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UTV’s current affairs series ‘Up Close’ looks into Martin Heaney’s sex trafficking conviction

The next episode of UTV’s current affairs programme ‘Up Close’ investigates sex trafficking in Northern Ireland and in particular the case of convicted predator and trafficker Martin Heaney in an in-depth programme which airs this week.


Presented by UTV reporter Emma Patterson, she speaks to survivors and police about Heaney’s crimes and their impact. 

She also asks academics, charities and the legal profession of the effectiveness of recent changes in sex trafficking legislation, introduced by Lord Morrow in 2016, and reviewed in 2019, as well as whether sex work should be legalised.


Three of Martin Heaney’s victims bravely speak out for the first time on local TV. With identities protected and voiced by actors, they all give harrowing accounts of how they were preyed upon by Martin Heaney and forced into prostitution, and unbeknownst to them, advertised on porn websites, driven by him to towns all over Ireland, and secretly filmed while carrying out sex acts with Heaney himself and other clients. 

One says she felt ‘violated and disgusted’, with another saying, she was “sick angry and annoyed... it’s horrible to think that someone filmed you at your most vulnerable.”


All were vulnerable women, some with histories of having suffered sexual violence in the past, some with addiction issues, some underage.

One said of the impact that Heaney has had on her life: "Sex doesn’t mean anything important and that’s a shame. Some people deserve to be loved, but you feel you can’t give that, it’s sad really."


The programme reveals how police became aware of his actions almost three years ago, and viewers will see for the first time PSNI bodycam footage taken during his arrest in 2019. Police describe the various stages of the eight-month long investigation, as well as the trail that Heaney left which led to his arrest, which exposed over 15 years of abuse. Police were able to track down 40 of the 120 victims, leaving 80 still to be identified.


Detective Constable Andy Hull said:

He seemed shocked, he seemed to be of the belief that he was a father figure to these girls and he was helping them.”


Andy Hull also explained that Heaney would have promised clients that the girls would perform certain acts without them knowing. 

He would be sending them in the house, and there would be men there, they’re expecting some of the more extreme things that he was offering on his website.  However, the women weren’t willing to do that, so he was putting them in real danger.”


There is also exclusive footage of him setting up a secret camera in a room which he used to record sex acts taking place that he had arranged. 

Police found over 16,000 videos on his home computer. 

Despite the evidence and testimony from 12 of the 120 plus women he exploited, he walked free having already served the sentence the judge handed him, only to be rearrested shortly after for breaking the terms of his licence and is now back in jail.

There are also interviews with Belfast Telegraph Political Editor Suzanne Breen who, while working as a journalist for another paper earlier in her career, having heard about Heaney’s activities in 2008, posed as a single mother desperate for work, which led to her meeting Heaney in Belfast and him propositioning her with paid for sex that very evening.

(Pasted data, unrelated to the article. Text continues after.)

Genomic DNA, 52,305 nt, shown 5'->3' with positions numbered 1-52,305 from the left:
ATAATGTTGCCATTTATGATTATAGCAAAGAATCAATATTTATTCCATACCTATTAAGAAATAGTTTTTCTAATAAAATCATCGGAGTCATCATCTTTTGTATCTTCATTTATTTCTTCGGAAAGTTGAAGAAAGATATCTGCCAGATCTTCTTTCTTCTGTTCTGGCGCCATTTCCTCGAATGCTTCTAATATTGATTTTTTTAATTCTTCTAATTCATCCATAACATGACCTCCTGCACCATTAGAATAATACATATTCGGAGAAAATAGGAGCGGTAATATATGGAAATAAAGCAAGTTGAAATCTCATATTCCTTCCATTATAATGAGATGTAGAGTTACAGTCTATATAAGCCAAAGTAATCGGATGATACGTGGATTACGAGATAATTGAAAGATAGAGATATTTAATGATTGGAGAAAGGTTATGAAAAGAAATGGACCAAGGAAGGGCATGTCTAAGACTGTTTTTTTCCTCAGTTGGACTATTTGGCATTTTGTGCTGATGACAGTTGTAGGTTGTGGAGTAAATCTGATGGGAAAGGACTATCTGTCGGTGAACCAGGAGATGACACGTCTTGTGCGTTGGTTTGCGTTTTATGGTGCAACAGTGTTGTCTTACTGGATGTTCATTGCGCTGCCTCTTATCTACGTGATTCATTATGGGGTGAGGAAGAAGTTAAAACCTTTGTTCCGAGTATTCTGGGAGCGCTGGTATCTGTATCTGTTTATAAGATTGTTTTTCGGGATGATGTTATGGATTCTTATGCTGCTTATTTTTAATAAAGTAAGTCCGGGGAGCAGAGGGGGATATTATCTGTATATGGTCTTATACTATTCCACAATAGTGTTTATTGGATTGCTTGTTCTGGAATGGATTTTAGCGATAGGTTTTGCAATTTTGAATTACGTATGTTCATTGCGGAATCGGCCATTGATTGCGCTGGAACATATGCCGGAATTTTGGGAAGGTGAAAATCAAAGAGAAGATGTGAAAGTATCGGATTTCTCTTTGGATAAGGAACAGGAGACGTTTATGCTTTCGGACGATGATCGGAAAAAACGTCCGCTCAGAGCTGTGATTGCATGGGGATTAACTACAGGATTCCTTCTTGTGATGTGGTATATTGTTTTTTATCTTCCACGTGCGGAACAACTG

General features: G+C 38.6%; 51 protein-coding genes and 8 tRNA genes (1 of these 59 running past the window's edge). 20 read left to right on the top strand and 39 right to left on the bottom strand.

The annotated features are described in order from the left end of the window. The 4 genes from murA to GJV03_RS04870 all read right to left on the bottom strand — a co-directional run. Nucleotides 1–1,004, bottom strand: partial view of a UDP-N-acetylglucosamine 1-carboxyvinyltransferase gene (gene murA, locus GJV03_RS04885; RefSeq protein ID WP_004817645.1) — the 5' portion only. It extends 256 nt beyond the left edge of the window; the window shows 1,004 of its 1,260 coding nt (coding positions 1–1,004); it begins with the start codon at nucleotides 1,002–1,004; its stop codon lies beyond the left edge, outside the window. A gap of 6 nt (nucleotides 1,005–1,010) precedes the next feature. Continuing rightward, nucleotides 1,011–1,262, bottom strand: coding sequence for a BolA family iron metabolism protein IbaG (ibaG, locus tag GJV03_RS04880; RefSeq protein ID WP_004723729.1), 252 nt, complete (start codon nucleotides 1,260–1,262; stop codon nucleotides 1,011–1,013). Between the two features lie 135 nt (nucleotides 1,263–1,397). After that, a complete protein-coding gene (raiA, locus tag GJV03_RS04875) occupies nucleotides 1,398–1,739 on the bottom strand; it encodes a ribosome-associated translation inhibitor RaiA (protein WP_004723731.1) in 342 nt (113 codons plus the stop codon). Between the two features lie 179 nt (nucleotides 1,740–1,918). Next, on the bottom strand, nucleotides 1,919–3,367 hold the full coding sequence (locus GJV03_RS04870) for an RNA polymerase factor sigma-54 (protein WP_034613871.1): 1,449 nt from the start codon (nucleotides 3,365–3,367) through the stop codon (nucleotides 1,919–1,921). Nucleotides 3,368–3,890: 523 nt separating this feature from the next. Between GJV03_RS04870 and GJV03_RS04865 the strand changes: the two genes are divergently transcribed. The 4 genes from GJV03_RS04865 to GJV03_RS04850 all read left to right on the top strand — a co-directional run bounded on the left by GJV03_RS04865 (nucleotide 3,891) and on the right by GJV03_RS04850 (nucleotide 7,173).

On another occasion he contacted her about coming to his house for sex, and when she said she didn’t have a child minder, he suggested she bring the baby with her.  Suzanne said:

I was just horrified, how terrible this was for this man to be proposing to bring an innocent child into something so repulsive and revolting.” 

Other journalists exposed other activities and victims but he continued his predatory behaviour.

Psychiatrist Paul Bell also gives an interesting insight into Heaney’s mind saying:

He had a different type of sexual motivation than most of us have….very often goes along with someone who has very little feelings for other people.” 

Queen’s academic Caoimhe Ni Dhonaill discusses research carried out on the effectiveness of the legislation, with charities highlighting potential drawbacks, with some calling for the decriminalisation of sex work to ensure sex worker safety.

The PSNI has warned that there are more cases like Heaney’s out there, which involve both foreign gangs and local people. When Emma asked Detective Constable Andy Hull was Heaney’s the most extreme example of trafficking and coercion he’s seen, he says simply: “No,” explaining that there are cases currently going through the legal system which are more extreme.

Brendan McCourt, who produced and directed the programme said:

“It was important for us to examine this case and to probe further to see if legislation is working. Thank you to our local Sunday papers which followed Heaney’s story and provided pictures and reports for the programme, and to the police who are appealing for the remaining victims to come forward.  Most of all thank you to the victims who took part in the programme, for speaking out so bravely and with such dignity.”

‘Up Close’ airs this Tuesday 15th November at 11.05pm on UTV.


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